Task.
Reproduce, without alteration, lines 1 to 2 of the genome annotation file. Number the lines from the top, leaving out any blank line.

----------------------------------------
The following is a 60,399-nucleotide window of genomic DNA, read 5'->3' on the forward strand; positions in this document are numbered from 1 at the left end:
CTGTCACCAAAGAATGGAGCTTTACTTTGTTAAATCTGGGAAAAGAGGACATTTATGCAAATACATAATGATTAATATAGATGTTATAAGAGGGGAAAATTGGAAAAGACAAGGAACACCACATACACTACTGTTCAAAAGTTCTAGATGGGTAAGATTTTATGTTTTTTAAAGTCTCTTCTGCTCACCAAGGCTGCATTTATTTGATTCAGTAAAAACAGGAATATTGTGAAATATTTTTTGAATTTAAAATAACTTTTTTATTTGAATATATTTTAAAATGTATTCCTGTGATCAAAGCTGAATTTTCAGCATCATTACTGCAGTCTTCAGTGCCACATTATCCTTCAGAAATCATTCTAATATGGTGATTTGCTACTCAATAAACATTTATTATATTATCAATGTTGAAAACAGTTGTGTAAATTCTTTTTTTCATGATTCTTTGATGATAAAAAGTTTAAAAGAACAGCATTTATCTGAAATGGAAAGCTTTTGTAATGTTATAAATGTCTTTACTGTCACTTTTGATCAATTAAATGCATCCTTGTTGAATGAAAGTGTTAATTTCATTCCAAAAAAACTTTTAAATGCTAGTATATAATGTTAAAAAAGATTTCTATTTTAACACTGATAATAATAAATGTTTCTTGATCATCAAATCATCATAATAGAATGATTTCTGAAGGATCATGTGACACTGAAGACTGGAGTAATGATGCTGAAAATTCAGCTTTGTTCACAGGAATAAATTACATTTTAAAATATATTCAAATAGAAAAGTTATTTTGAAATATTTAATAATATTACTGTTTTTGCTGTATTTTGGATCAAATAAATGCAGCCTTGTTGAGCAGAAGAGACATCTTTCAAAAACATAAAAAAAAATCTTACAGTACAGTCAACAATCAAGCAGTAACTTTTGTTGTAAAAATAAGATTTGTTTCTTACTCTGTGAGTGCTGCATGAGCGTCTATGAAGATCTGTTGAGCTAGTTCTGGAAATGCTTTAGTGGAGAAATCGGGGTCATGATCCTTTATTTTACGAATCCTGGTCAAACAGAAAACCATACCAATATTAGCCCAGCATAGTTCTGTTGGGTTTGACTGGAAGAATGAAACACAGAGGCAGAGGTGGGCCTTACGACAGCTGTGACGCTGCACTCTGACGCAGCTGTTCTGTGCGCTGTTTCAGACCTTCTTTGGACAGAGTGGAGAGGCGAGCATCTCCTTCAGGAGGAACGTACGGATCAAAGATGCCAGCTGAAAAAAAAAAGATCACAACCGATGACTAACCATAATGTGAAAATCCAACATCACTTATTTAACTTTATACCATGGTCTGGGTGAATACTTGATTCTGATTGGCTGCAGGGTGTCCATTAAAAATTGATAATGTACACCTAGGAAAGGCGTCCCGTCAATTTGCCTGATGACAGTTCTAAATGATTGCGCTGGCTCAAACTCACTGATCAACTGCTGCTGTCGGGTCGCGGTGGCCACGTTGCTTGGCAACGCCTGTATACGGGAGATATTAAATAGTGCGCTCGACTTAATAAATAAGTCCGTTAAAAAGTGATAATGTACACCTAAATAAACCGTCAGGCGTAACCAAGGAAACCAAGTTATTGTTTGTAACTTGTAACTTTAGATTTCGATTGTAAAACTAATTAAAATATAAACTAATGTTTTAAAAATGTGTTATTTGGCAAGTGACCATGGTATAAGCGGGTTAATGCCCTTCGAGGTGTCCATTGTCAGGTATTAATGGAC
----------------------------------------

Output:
The following is a 60,399-nucleotide window of genomic DNA, read 5'->3' on the forward strand; positions in this document are numbered from 1 at the left end:
CTGTCACCAAAGAATGGAGCTTTACTTTGTTAAATCTGGGAAAAGAGGACATTTATGCAAATACATAATGATTAATATAGATGTTATAAGAGGGGAAAATTGGAAAAGACAAGGAACACCACATACACTACTGTTCAAAAGTTCTAGATGGGTAAGATTTTATGTTTTTTAAAGTCTCTTCTGCTCACCAAGGCTGCATTTATTTGATTCAGTAAAAACAGGAATATTGTGAAATATTTTTTGAATTTAAAATAACTTTTTTATTTGAATATATTTTAAAATGTATTCCTGTGATCAAAGCTGAATTTTCAGCATCATTACTGCAGTCTTCAGTGCCACATTATCCTTCAGAAATCATTCTAATATGGTGATTTGCTACTCAATAAACATTTATTATATTATCAATGTTGAAAACAGTTGTGTAAATTCTTTTTTTCATGATTCTTTGATGATAAAAAGTTTAAAAGAACAGCATTTATCTGAAATGGAAAGCTTTTGTAATGTTATAAATGTCTTTACTGTCACTTTTGATCAATTAAATGCATCCTTGTTGAATGAAAGTGTTAATTTCATTCCAAAAAAACTTTTAAATGCTAGTATATAATGTTAAAAAAGATTTCTATTTTAACACTGATAATAATAAATGTTTCTTGATCATCAAATCATCATAATAGAATGATTTCTGAAGGATCATGTGACACTGAAGACTGGAGTAATGATGCTGAAAATTCAGCTTTGTTCACAGGAATAAATTACATTTTAAAATATATTCAAATAGAAAAGTTATTTTGAAATATTTAATAATATTACTGTTTTTGCTGTATTTTGGATCAAATAAATGCAGCCTTGTTGAGCAGAAGAGACATCTTTCAAAAACATAAAAAAAAATCTTACAGTACAGTCAACAATCAAGCAGTAACTTTTGTTGTAAAAATAAGATTTGTTTCTTACTCTGTGAGTGCTGCATGAGCGTCTATGAAGATCTGTTGAGCTAGTTCTGGAAATGCTTTAGTGGAGAAATCGGGGTCATGATCCTTTATTTTACGAATCCTGGTCAAACAGAAAACCATACCAATATTAGCCCAGCATAGTTCTGTTGGGTTTGACTGGAAGAATGAAACACAGAGGCAGAGGTGGGCCTTACGACAGCTGTGACGCTGCACTCTGACGCAGCTGTTCTGTGCGCTGTTTCAGACCTTCTTTGGACAGAGTGGAGAGGCGAGCATCTCCTTCAGGAGGAACGTACGGATCAAAGATGCCAGCTGAAAAAAAAAAGATCACAACCGATGACTAACCATAATGTGAAAATCCAACATCACTTATTTAACTTTATACCATGGTCTGGGTGAATACTTGATTCTGATTGGCTGCAGGGTGTCCATTAAAAATTGATAATGTACACCTAGGAAAGGCGTCCCGTCAATTTGCCTGATGACAGTTCTAAATGATTGCGCTGGCTCAAACTCACTGATCAACTGCTGCTGTCGGGTCGCGGTGGCCACGTTGCTTGGCAACGCCTGTATACGGGAGATATTAAATAGTGCGCTCGACTTAATAAATAAGTCCGTTAAAAAGTGATAATGTACACCTAAATAAACCGTCAGGCGTAACCAAGGAAACCAAGTTATTGTTTGTAACTTGTAACTTTAGATTTCGATTGTAAAACTAATTAAAATATAAACTAATGTTTTAAAAATGTGTTATTTGGCAAGTGACCATGGTATAAGCGGGTTAATGCCCTTCGAGGTGTCCATTGTCAGGTATTAATGGAC